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Beginner’s Guide to Caving: Explore the Underground World

Inglesport

Active member
We've just published the first of many of our forthcoming guides related to caving: 'The Beginner's Guide to Caving'.

beginners_guide_to_caving-fb_th.jpg


Might be interesting to the experts and veterans that patronise these hallowed forums, but certainly this guide is geared more towards those who are new or interested in the fascinating world of caving. 👍
 

tim.rose2

Active member
It is (sort of), but apparently Prid has moved 70 miles up the road and now on Mendip.
Probably worth mentioning the minor areas as well as the major ones - many cavers start off in those before discovering where the proper caves are.
 

2xw

Active member
That's pretty good! I'm a bit upset by only being allowed to cave for 100 hours a year, though. :(
1000 hours if you go in the mean Yorkshire Dales cave! I think that section was more to reassure people that's it's something to be aware of but not a massive issue (unless you're working underground or seriously digging)
 

Fred

Member
1000 hours if you go in the mean Yorkshire Dales cave! I think that section was more to reassure people that's it's something to be aware of but not a massive issue (unless you're working underground or seriously digging)
 

mikem

Well-known member
Not clear that this is for entire population rather than just cavers:
"In 2020 there were only 51 confirmed cases of Leptospirosis, and only 55 in 2021."
 

Speleofish

Active member
I think these numbers come from the UK Health Security Agency data for England - ie the whole population, not just cavers. I don't know how many active cavers there are in the UK but, if 50+ were catching leptospirosis each year, I think it would have made headlines...
 

Pitlamp

Well-known member
Apart from one or two extremely minor points which I don't agree with (or would benefit from being qualified with an additional note) I think this is pretty damn good! It's well set out, with just the right amount of information to get a newbie going on the right track. Nice pictures too. (Be good if they all had captions.)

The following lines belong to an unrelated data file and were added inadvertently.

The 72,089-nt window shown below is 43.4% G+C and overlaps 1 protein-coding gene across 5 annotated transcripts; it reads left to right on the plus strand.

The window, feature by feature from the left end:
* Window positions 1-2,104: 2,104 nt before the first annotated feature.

But - well done Inglesport; nice one! (y)
 

PeteHall

Moderator
1000 hours if you go in the mean Yorkshire Dales cave! I think that section was more to reassure people that's it's something to be aware of but not a massive issue (unless you're working underground or seriously digging)
Not sure why it's even included in "beginners guide". This is something you learn about as you do more caving, but is of no significance to the beginner.

In a similar vein. The (unlabelled) table of death stats and misleading numbers for Weils disease are much more likely to put people off than reassure them.
 
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cap n chris

Well-known member
That's pretty good! I'm a bit upset by only being allowed to cave for 100 hours a year, though. :(
There's no legislation restricting people who cave as a hobby. Time limits only apply to people who are working. If you're a recreational caver you can do as you please.
 
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Inglesport

Active member
Devon is not mentioned and many well known cavers started there!
It is (sort of), but apparently Prid has moved 70 miles up the road and now on Mendip.
Probably worth mentioning the minor areas as well as the major ones - many cavers start off in those before discovering where the proper caves are.

The section about "where to cave" is thin, admittedly, but the blog post was already getting rather long. In any case, each area will have it's own, in-depth post in the near future i.e. a post for Caving in the Yorkshire Dales, a post for Caving in the Southwest etc. 👍
 

Inglesport

Active member